We're Sorry, Full Content Access is for Members Only...

If you like to keep on reading, Become a Member Now! Here is Why:

  • Learn any CCNA, CCNP and CCIE R&S Topic. Explained As Simple As Possible.
  • Try for Just $1. The Best Dollar You've Ever Spent on Your Cisco Career!
  • Full Access to our 641 Lessons. More Lessons Added Every Week!
  • Content created by Rene Molenaar (CCIE #41726)

 

391 New Members signed up the last 30 days!

satisfaction-guaranteed

100% Satisfaction Guaranteed!
You may cancel your monthly membership at any time.
No Questions Asked!

Tags: , , ,


Forum Replies

  1. Dear René,

    Thank you very much for this great job !

    I have a couple of questions about double tagging :

    To be effective and exploited, this attack means that the attacker frame is not already in a port with a vlan other than the native vlan ?

    In this sentence : “When the switch receives the frame, it will remove the first 802.1Q tag and forwards the frame with the second 802.1Q tag on its trunk interface(s).” Why the switch remove the first tag when this one " enter " the trunk ? Removing tags occurs when the frame exit the trunk for being delivered to the dest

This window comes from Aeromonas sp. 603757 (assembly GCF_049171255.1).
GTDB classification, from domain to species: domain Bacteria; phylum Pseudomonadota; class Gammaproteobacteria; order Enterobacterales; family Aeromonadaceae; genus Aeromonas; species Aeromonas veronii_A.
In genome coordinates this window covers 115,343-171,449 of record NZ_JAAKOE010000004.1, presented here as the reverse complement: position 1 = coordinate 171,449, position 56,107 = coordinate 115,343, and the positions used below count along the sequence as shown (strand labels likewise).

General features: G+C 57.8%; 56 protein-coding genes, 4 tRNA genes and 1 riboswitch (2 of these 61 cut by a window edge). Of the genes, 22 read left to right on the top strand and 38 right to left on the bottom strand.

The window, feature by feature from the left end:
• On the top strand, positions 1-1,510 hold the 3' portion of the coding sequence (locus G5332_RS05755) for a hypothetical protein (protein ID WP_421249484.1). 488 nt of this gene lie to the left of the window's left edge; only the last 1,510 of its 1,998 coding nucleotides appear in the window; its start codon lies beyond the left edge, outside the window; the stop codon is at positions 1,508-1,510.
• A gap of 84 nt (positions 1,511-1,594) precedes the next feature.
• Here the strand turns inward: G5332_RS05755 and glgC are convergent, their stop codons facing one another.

... Continue reading in our forum

  2. Hi Prince,

    Normally when a switch receives a tagged frame, it will remove the tag and then forwards it on access interfaces or other trunks. If it is sent on other trunk interfaces, then it will be tagged again.

    With VLAN hopping, the VLAN of the attacker has to be the same as the native VLAN on the trunk. Here’s what happens:

    1. The attacker sends a double tagged frame, an inner (20) and outer (1) VLAN tag. The outer tag matches the native VLAN of the trunk.
    2. The switch receives the double tagged frame, looks at the outer VLAN (1) tag and removes it.
    3. The switc
    ... Continue reading in our forum

  3. For sure René, it helps a lot

    Thank you again for the great job! Well done!

    Prince

  4. Hi, Rene.

    I confess that this lesson be confused, since I know frames that are received by the switch on access ports are dropped. The SW1 FastEthernet0/1 interface should be configured in trunk mode for this attack to work, correct?

  5. Hi Stefanio,

    I understand this can be confusing. When you read about VLAN hopping, they usually talk about interfaces in access mode that accept frames with two VLAN tags. The first tag is ignored, the second one allows you to jump from one VLAN to another.

    The 3560 switch that I used didn’t like this at all…it does not accept a frame that is tagged if the interface is configured in access mode. I didn’t test it but older switches (or IOS images), or other vendors switches, might accept a double-tagged frame on an access mode interface, making VLAN hopping poss

    ... Continue reading in our forum

Ask a question or join the discussion by visiting our Community Forum